Heard of ‘statesmanship’ Mr. Will? If it gets vetoed, is it not the President’s fault shutting things down Mr. Will? He was the reason the last time, but that did not matter, it had to be the Tea Party that last time so now it is again! ‘Same mantra, different day’…or is it the other one; SSDD?

The problem people like Will and the MSM is that the House and Senate are filled by representatives of the people and the States, not appointees of the President. They are doing what they ran for office to do, and the people spoke clearly. But that does not matter to the belt-way types – the people never really matter to them and George Will, though we often agree with him on other subjects, is just flat wrong, and this will by no means endanger the USA further – talking points Mr. Will?

Elections have consequences, remember that mantra when the left was winning? Please read Andy’s great piece:

Obama’s Amnesty Hits a Legal Roadblock

If a Texas judge’s temporary stay against it is upheld, it could be headed to the Supreme Court.

By Andrew C. McCarthy – National Review

Late Monday, a federal district judge in Texas issued a temporary injunction that bars the Obama administration from proceeding with the president’s unilateral decree of effective amnesty for millions of illegal aliens.

To be clear, the order issued by Judge Andrew Hanen of the U.S. court for the southern district of Texas in Brownsville is a temporary stay. It is not a ruling on the merits of the lawsuit brought by 26 states that claim they will suffer profound financial and other damage from the president’s lawless executive action — an action that Obama himself many times conceded would be lawless before he finally took it late last year.

Fox New's Chris Wallace interviews Speaker of the House John Boehner on Sunday, Feb. 15th.
Fox New’s Chris Wallace interviews Speaker of the House John Boehner on Sunday, Feb. 15th.

Today, the Justice Department will seek an emergency order from the Fifth Circuit U.S. Court of Appeals to block Judge Hanen’s injunction. There is a good chance the Justice Department will succeed, at least temporarily. If the Fifth Circuit blocks the injunction, that, too, would not be a ruling on the merits of the case. It would just mean a return to the status quo that allows Obama to proceed with the implementation of his amnesty decree.

Andrew C. McCarthy
Andrew C. McCarthy

I imagine we will know by late this afternoon whether the Fifth Circuit will set aside the district court’s injunction.

Judge Hanen’s order would temporarily prevent the Obama administration from implementing the executive action — in particular, the issuance of positive legal benefits, like work permits, for illegal aliens despite the lack of statutory authorization. The stay would also allow Judge Hanen a chance to issue a final ruling on the merits of the case. Again, he has not at this point conclusively ruled that Obama’s executive amnesty violates the Constitution or other federal law.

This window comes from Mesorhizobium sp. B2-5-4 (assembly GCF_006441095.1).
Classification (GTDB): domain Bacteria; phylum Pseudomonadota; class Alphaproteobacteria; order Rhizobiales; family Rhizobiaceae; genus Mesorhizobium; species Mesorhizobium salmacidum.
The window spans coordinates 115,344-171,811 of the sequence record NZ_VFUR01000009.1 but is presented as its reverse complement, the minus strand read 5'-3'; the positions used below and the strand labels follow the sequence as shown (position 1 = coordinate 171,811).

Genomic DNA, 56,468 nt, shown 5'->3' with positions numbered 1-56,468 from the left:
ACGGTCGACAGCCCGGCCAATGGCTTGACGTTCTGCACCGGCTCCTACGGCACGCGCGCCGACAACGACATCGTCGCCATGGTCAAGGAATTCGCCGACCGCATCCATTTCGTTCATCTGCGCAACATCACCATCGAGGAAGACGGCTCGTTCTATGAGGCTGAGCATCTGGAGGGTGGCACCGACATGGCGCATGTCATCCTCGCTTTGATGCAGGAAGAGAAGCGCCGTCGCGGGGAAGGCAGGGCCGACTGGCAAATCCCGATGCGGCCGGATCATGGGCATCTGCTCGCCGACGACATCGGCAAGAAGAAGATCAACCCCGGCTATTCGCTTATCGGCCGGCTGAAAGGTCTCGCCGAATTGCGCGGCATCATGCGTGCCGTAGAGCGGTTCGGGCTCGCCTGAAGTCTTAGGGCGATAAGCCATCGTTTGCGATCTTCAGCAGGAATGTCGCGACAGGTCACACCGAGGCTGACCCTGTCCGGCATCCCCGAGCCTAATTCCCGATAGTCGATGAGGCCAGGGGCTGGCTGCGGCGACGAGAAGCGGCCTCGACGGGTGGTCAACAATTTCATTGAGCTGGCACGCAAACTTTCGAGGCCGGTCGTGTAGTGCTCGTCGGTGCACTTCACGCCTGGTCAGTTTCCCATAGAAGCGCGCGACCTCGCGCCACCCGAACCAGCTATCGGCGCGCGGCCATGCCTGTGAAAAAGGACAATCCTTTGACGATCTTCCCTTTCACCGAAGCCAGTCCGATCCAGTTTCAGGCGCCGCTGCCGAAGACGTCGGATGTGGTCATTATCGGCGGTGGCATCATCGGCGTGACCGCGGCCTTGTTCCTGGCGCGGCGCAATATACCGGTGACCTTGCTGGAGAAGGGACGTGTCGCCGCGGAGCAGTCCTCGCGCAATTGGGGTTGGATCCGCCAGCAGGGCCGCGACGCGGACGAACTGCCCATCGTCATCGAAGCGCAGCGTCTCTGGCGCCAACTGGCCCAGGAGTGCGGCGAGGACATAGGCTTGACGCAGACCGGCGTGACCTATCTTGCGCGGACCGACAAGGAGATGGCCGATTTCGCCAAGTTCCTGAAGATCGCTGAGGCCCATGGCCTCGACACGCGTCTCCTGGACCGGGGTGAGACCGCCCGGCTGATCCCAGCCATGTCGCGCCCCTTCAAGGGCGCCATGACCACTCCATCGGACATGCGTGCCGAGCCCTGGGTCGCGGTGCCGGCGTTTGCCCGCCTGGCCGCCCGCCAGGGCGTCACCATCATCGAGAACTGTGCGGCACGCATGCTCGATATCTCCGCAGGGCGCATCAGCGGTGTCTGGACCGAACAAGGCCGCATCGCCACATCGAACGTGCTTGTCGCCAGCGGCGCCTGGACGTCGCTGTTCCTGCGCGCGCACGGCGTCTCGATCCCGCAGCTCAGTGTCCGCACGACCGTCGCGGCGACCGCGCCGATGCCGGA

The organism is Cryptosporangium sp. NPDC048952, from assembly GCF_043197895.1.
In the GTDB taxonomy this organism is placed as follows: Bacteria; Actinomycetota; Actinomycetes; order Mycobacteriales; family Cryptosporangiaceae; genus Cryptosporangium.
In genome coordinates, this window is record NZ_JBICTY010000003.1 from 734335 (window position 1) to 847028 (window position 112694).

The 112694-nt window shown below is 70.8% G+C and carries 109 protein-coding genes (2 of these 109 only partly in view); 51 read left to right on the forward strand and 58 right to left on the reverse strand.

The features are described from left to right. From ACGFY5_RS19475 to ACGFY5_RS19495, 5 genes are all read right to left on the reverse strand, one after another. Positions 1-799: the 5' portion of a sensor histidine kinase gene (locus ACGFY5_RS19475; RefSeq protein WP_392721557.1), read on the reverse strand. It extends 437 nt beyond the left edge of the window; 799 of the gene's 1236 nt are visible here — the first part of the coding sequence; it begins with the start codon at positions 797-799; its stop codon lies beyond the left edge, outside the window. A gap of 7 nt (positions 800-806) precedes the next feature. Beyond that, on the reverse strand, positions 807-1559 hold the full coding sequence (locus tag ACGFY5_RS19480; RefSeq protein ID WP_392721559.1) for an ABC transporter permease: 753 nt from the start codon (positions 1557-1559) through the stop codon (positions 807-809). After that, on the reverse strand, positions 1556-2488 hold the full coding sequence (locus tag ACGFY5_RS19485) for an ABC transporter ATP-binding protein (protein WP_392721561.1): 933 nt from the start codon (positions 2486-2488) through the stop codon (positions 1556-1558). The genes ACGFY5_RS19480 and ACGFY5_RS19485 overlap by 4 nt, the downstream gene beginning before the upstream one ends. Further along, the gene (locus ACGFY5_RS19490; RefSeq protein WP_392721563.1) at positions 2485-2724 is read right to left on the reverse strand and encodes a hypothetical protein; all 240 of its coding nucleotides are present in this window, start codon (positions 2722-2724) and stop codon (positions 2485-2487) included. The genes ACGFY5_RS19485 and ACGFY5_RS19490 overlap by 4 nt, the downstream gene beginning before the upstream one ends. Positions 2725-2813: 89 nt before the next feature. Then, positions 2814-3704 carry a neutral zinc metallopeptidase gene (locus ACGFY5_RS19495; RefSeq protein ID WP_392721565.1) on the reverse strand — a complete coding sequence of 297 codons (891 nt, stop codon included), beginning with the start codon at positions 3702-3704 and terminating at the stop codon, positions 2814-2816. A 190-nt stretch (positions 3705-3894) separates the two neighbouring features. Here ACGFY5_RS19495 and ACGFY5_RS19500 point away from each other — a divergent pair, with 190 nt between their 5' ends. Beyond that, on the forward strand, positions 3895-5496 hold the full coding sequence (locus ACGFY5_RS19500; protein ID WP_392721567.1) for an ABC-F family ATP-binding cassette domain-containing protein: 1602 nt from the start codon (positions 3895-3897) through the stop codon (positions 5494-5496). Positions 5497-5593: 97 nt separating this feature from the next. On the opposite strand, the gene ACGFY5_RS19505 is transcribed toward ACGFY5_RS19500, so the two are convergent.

To justify issuing the stay, however, he had to decide that the states that brought the lawsuit had demonstrated a likelihood of success on the merits. That is, in Hanen’s judgment, they have shown that they probably:

  1. have standing to sue,
  2. will show that Obama violated the law, and
  3. will suffer concrete harm from the violation (particularly economic harm).

The big question in the case is standing: Is the case properly brought by the states? If the Fifth Circuit, on an emergency appeal of the stay by the Justice Department, decides there is a likelihood that the states do not have standing, then it will vacate Judge Hanen’s stay.

Judge Andrew Hanen of the U.S. court for the southern district of Texas
Judge Andrew Hanen of the U.S. court for the southern district of Texas

The appellate court could find a probability that standing is lacking because, for example, federal jurisprudence holds that immigration is mainly a federal responsibility, or because the harm the states say they will suffer from the executive amnesty is too speculative. (Again, note that we are talking about “likelihood” and “probability” here because these are preliminary, predictive determinations. The case has not been fully presented and ruled upon at this point.)

If the Fifth Circuit were to vacate the stay, that, again, would not be a ruling on the merits of the case. It would simply revert matters to where they stood before Judge Hanen’s order on Monday, meaning the administration could move ahead with its plans while we await a final ruling on the merits from Judge Hanen.

If, on the Justice Department’s emergency appeal, the Fifth Circuit were to decline to disturb Judge Hanen’s stay, there are at least three possibilities:

  1. the Justice Department could appeal Judge Hanen’s stay to the Supreme Court;
  2. the administration could accept the decision and hold off implementation of the executive order while waiting for Judge Hanen to issue a final ruling (which, all signs indicate, will go against the president); or
  3. the president could do what he often does with statutes and court decisions that interfere with his agenda: simply ignore the judicial stay and begin implementing his amnesty decree.